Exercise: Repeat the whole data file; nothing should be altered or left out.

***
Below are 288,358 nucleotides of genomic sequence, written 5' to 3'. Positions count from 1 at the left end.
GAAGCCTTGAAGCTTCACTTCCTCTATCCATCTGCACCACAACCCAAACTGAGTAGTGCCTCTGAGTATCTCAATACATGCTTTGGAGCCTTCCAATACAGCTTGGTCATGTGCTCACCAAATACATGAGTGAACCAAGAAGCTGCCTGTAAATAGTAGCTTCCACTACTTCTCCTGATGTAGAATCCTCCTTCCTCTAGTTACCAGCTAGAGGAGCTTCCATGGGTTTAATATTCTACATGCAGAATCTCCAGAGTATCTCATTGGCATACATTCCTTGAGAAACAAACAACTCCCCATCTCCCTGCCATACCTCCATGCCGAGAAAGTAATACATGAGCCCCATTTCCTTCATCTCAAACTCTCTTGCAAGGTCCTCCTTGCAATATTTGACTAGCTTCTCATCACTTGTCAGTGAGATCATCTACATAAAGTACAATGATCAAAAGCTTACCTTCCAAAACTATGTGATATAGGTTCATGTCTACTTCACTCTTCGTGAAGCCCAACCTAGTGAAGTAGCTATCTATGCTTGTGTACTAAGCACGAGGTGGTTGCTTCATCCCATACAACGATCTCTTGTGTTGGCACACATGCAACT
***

Below are 288,358 nucleotides of genomic sequence, written 5' to 3'. Positions count from 1 at the left end.
GAAGCCTTGAAGCTTCACTTCCTCTATCCATCTGCACCACAACCCAAACTGAGTAGTGCCTCTGAGTATCTCAATACATGCTTTGGAGCCTTCCAATACAGCTTGGTCATGTGCTCACCAAATACATGAGTGAACCAAGAAGCTGCCTGTAAATAGTAGCTTCCACTACTTCTCCTGATGTAGAATCCTCCTTCCTCTAGTTACCAGCTAGAGGAGCTTCCATGGGTTTAATATTCTACATGCAGAATCTCCAGAGTATCTCATTGGCATACATTCCTTGAGAAACAAACAACTCCCCATCTCCCTGCCATACCTCCATGCCGAGAAAGTAATACATGAGCCCCATTTCCTTCATCTCAAACTCTCTTGCAAGGTCCTCCTTGCAATATTTGACTAGCTTCTCATCACTTGTCAGTGAGATCATCTACATAAAGTACAATGATCAAAAGCTTACCTTCCAAAACTATGTGATATAGGTTCATGTCTACTTCACTCTTCGTGAAGCCCAACCTAGTGAAGTAGCTATCTATGCTTGTGTACTAAGCACGAGGTGGTTGCTTCATCCCATACAACGATCTCTTGTGTTGGCACACATGCAACT